LEXINGTON, Ky. (FOX 56) – Infamous palm-sized spiders falling from the skies and concerns of them coming to Kentucky are sweeping across social media, but the University of Kentucky has some good news for Kentuckians.

The giant parachuting Joro spiders that can fall from great heights, should be of little concern for most Kentuckians according to the University of Kentucky College of Agriculture, Food, and Environment.

“The Joro spider has attracted a lot national attention recently because of reports regarding its potential range expansion along the East Coast this summer and beyond,” said Jonathan Larson, extension entomologist in the UK College of Agriculture, Food and Environment, in a news release. “Its numbers have been growing since it was first found in 2014 in Georgia. Given the natural expansion rate of the spider, it is unlikely we will see it in the Bluegrass any time soon. Though, you never say never.” 

According to Larson, the full-grown spiders don’t parachute the way the small babies do.

“It is a large spider, and their babies will ‘balloon’ into new areas, but this is true of how many of our native spider species disperse into new areas as well,” Larson said. “A big spider can’t float away on a silk strand. You won’t see spiders the size of a kid’s hand floating through the sky. It is just the ones that have emerged from eggs recently.”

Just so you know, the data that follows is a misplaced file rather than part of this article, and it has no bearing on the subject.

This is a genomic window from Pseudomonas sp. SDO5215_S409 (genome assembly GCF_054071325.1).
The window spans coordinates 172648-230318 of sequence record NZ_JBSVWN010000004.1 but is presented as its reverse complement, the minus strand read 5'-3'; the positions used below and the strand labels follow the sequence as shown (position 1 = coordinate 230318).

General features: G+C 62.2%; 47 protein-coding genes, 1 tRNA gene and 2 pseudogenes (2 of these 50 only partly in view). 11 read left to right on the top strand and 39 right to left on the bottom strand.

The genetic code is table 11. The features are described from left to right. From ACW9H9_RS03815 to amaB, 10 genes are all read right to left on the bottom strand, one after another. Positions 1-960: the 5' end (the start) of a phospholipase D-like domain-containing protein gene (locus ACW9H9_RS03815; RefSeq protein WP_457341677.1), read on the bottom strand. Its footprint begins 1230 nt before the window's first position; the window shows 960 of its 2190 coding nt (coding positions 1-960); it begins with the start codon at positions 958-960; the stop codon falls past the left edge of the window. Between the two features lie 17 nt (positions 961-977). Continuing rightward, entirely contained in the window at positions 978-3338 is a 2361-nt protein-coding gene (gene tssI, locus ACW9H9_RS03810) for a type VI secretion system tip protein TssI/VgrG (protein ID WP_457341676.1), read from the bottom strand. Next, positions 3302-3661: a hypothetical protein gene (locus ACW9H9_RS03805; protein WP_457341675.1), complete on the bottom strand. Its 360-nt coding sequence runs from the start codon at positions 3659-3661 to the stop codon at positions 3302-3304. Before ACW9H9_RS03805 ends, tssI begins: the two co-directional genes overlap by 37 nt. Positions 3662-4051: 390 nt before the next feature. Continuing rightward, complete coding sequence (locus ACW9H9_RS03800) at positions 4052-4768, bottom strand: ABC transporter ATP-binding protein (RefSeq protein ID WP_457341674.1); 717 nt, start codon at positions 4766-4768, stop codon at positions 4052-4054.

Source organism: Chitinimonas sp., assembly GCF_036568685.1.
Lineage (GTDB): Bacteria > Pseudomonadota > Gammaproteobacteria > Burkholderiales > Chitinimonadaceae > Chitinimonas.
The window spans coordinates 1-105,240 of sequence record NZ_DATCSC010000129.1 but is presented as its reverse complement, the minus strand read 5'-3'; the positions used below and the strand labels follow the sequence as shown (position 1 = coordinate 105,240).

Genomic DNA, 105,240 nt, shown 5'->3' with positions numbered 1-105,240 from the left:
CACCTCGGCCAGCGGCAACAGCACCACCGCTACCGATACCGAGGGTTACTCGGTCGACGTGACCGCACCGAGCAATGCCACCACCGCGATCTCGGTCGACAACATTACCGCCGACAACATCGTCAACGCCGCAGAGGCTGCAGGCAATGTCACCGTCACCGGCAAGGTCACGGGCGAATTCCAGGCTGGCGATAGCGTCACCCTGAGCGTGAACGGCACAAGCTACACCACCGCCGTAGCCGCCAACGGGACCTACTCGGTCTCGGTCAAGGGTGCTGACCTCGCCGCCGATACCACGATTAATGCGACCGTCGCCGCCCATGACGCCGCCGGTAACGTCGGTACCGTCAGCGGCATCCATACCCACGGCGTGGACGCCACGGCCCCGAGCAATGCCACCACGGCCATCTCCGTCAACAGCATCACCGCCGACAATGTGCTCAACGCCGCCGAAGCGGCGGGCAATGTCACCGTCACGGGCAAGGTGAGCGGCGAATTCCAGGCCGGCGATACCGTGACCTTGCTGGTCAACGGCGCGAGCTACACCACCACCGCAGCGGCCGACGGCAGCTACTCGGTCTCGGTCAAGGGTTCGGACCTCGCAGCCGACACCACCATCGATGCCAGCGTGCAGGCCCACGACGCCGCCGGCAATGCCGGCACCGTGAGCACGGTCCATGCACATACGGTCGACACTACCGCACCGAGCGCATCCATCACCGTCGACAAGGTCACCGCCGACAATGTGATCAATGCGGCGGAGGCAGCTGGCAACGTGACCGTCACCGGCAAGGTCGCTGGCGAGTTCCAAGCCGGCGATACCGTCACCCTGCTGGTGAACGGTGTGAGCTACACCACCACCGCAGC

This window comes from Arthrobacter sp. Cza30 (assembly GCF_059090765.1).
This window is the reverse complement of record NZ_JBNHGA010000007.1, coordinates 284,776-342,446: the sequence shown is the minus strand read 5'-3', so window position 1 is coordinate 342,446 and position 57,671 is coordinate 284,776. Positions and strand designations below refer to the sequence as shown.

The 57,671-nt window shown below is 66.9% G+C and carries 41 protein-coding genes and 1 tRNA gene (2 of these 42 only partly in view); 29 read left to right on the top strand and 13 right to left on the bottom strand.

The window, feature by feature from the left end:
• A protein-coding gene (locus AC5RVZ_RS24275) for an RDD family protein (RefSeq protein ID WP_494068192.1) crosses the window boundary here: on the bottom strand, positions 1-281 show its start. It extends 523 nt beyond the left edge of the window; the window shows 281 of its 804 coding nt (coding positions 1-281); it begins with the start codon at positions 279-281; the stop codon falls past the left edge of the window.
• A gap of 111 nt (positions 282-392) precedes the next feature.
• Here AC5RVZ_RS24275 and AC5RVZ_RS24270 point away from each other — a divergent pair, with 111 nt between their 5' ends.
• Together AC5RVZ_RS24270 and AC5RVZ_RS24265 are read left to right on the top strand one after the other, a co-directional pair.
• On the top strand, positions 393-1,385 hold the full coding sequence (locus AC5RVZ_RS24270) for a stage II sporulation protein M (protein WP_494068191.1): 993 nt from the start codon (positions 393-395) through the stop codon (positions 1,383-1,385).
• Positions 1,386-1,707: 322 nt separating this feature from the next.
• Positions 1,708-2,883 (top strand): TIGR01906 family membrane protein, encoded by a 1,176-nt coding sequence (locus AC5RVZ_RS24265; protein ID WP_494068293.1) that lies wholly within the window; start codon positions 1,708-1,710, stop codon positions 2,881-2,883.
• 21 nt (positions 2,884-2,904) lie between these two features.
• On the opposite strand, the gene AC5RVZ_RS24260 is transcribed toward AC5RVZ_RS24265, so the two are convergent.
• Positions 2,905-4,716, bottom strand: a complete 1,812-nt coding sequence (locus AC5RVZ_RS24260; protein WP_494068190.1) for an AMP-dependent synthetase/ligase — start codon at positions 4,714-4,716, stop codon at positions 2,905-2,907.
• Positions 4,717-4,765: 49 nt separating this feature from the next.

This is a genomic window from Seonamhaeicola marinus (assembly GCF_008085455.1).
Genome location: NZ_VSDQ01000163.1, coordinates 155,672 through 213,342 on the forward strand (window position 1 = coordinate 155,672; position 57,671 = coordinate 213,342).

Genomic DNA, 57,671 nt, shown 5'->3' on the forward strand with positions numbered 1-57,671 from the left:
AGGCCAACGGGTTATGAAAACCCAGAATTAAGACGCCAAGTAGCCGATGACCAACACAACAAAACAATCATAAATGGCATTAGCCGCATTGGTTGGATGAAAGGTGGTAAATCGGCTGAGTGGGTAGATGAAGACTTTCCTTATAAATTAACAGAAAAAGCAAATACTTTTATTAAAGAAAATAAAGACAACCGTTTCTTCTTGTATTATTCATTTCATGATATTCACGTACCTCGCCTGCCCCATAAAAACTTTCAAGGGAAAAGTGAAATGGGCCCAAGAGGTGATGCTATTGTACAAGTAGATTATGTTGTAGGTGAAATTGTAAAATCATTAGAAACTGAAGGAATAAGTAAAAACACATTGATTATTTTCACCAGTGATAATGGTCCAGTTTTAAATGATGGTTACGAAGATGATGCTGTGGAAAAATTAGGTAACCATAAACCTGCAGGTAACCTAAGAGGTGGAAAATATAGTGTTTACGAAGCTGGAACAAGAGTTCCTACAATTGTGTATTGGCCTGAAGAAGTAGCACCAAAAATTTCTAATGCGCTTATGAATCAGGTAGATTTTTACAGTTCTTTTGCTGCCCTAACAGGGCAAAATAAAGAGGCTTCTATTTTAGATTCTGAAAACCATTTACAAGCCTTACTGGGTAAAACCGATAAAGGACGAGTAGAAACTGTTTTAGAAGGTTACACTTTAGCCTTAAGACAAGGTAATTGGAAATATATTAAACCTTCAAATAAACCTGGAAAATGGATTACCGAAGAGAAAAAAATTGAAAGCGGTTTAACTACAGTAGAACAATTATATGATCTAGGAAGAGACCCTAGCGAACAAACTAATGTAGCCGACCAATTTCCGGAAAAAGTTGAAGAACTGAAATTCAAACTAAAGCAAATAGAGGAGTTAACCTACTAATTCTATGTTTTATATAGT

Flying babies growing to the size of a palm is enough to make arachnophobes everywhere shut their doors and never step outside again but according to Larson, the spiders are mostly harmless.

“Their venom is not considered medically important to people or pets, and like most spider species, they aren’t looking to bite things they can’t eat if they can help it,” he said. “Typically, the larger the spider, the less potent their venom.” 

What’s the Joro spider look like?

According to the PennState Extension, the fully grown female spiders are large with bright yellow and dull grey-blue across their oval abdomen, with black and yellow legs.

The fully grown males are much smaller than the females with a light brown color on the abdomen and the same color on the legs, but with dark brown stripes.

Kentucky is home to some spiders that are similar to the Joro spiders in size and color, according to Larson. These include the banded garden spider, black and yellow garden spider, and the golden silk orb weaver. Each of these spiders will have different colorations and leg fuzziness than the Joro spider. These spiders are also harmless to people and pets.  

The Joro spider, top left, has many similarities to spiders already in Kentucky but also some distinct differences. Photos courtesy of bugwood.org.

UK entomologists want to hear from those who suspect they have found a Joro spider in Kentucky so they can help identify the possible suspect. Individuals can submit spider photos for identification to UK entomology’s Kentucky Bugs Facebook page @kentuckybugs.